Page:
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Ferrell lands Mark Foundation for Cancer Research award

Mar. 17, 2022, 9:52 AM

 

by Tom Wilemon

The Mark Foundation for Cancer Research has selected four outstanding scientific research projects to receive $12 million in funding for its 2022 Endeavor Awards. Promoting collaborative science, Endeavor Awards are granted to multidisciplinary teams pursuing innovative, unique approaches to understand and treat cancer.

P. Brent Ferrell, MD, is part of a multidisciplinary team studying new approaches to understand and treat cancer.
P. Brent Ferrell, MD, is part of a multidisciplinary team studying new approaches to understand and treat cancer. (photo by Donn Jones)

These four Endeavor teams, which bring together investigators from top cancer research centers across two continents and eight U.S. states, will focus on cutting-edge topics in cancer research including inflammation, the microbiome, metabolism and the humoral immune system.

Brent Ferrell, MD, assistant professor of Medicine, is one of the recipients and will work with three other researchers on one of the projects.

“Collaboration is critical to success in science,” said Raymond DuBois, MD, PhD, executive chair of the board of the Mark Foundation. “We’re confident that the incredible projects selected for Endeavor Awards will have a direct and substantial impact on the lives of cancer patients.”

The Mark Foundation Endeavor Awards, launched in 2021, support collaborative research projects that bring together investigators from a wide range of disciplines to tackle the toughest challenges in the prevention, diagnosis, and treatment of cancer. The $3 million grants are awarded to teams of three or more investigators to generate and integrate data from diverse lines of research and transform those insights into advances for cancer patients that could not be achieved by individual efforts.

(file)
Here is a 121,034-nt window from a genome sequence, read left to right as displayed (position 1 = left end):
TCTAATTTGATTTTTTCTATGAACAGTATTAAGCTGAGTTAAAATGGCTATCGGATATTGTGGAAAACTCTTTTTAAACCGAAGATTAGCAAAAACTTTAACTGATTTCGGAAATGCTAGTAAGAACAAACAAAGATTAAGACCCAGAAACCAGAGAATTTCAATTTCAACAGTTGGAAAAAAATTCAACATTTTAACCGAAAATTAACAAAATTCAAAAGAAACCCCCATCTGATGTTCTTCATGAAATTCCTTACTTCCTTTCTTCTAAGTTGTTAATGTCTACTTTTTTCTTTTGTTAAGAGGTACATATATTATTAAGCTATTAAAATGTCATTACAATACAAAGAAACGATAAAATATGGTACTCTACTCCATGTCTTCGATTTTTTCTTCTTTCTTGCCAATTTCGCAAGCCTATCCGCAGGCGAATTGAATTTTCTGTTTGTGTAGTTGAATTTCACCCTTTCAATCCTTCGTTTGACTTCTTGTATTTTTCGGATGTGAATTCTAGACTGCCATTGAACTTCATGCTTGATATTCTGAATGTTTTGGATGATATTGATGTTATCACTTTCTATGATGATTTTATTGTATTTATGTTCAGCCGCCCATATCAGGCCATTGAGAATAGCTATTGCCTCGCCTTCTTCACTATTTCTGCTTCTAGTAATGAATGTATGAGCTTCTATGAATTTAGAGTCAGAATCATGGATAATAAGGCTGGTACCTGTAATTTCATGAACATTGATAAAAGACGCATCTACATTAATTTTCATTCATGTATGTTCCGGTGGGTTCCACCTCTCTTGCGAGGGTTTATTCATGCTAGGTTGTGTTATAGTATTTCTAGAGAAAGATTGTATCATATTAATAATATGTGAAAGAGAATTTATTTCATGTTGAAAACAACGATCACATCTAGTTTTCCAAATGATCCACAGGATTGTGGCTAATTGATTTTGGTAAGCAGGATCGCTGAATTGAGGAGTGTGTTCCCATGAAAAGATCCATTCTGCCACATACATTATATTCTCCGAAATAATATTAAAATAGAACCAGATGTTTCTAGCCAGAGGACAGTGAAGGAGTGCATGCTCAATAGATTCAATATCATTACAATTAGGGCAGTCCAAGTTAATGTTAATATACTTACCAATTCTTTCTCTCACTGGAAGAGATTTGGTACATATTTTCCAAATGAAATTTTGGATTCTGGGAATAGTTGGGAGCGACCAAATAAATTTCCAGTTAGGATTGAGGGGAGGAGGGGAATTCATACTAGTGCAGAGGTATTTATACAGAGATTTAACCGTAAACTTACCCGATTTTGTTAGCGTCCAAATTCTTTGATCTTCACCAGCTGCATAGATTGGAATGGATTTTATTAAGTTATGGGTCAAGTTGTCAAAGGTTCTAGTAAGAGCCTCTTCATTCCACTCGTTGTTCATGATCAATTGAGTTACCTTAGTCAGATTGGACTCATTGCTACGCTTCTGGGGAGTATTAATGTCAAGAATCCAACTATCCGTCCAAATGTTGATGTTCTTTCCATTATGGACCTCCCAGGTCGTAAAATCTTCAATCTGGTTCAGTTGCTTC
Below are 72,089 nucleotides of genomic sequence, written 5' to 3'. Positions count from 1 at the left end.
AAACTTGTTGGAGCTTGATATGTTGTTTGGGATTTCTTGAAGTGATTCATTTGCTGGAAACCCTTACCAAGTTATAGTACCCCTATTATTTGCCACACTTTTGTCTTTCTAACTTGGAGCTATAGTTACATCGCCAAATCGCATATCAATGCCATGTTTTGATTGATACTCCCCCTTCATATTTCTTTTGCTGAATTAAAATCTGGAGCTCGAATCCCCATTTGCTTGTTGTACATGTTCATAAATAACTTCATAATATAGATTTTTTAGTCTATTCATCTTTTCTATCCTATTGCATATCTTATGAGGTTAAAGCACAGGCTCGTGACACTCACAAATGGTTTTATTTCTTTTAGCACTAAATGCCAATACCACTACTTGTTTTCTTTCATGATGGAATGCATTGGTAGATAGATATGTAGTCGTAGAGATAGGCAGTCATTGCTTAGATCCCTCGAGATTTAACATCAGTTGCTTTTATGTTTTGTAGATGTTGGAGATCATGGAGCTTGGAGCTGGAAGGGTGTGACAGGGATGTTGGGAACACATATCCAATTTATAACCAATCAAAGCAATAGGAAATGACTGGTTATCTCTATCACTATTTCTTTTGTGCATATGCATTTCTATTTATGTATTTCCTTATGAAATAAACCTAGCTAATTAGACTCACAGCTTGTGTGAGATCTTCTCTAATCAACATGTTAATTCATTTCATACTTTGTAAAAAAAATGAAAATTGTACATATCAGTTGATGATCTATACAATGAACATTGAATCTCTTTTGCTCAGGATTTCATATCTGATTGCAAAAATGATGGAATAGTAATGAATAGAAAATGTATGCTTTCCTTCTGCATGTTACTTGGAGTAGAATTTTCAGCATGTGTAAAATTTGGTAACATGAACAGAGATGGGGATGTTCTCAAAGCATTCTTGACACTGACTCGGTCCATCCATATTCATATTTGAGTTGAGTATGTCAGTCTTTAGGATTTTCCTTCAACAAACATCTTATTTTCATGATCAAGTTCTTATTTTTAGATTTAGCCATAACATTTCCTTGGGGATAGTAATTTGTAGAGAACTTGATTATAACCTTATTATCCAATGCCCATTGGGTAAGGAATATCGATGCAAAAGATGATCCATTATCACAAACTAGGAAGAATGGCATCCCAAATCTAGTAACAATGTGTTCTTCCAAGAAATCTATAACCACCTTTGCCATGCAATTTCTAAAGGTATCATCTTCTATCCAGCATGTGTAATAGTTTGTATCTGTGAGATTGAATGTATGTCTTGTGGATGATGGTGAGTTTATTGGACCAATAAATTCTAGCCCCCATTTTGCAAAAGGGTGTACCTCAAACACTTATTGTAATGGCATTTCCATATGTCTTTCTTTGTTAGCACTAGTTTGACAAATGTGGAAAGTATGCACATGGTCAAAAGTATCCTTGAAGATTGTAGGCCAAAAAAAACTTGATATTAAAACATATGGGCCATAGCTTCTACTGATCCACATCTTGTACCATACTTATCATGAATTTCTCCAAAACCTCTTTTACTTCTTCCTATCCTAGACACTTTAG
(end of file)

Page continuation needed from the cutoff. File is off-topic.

The response to the call for proposals was robust; grantees were selected from nearly 200 applications received from host institutions around the globe. The Mark Foundation’s scientific advisory committee, chaired by Ross Levine, MD, of Memorial Sloan Kettering Cancer Center, conducted a rigorous review process, including live interviews with the finalist teams to assess team chemistry and dynamics.

“The response to the call for proposals demonstrates the hunger that scientists have for opportunities to work together across disciplines,” said Levine. “Funding for team science has become increasingly scarce; The Mark Foundation’s Endeavor Awards will serve as a critical resource to transform scientific research into advances for patients.”

Ferrell will work with Robert Welner, PhD, and Rui Lu, PhD, of the University of Alabama at Birmingham and with Stanley Lee, PhD, of Fred Hutchinson Cancer Research Center on a project entitled “Dissecting Drivers of Inflammation and Clonality in the MDS Microenvironment.”

“We all have different kinds of skills, experience and training, so each of us will bring different expertise to this project, but we all have the same goals,” Ferrell said. “The idea isn’t that we would have our own little projects within this big project, but to really tackle this together and collaborate and do team science.”

A total of seven Endeavor awards have been granted to date: three inaugural teams received grants for projects beginning in 2021, in addition to the four newly awarded teams starting in 2022. A new call for proposals for Endeavor teams will be issued in May 2022, with at least three additional awards expected to be granted.

This substantial commitment to team science is enabled by the recently announced commitment of Alex Knaster, founder of The Mark Foundation, to fund an additional $500 million of cancer research over the Foundation’s first decade.

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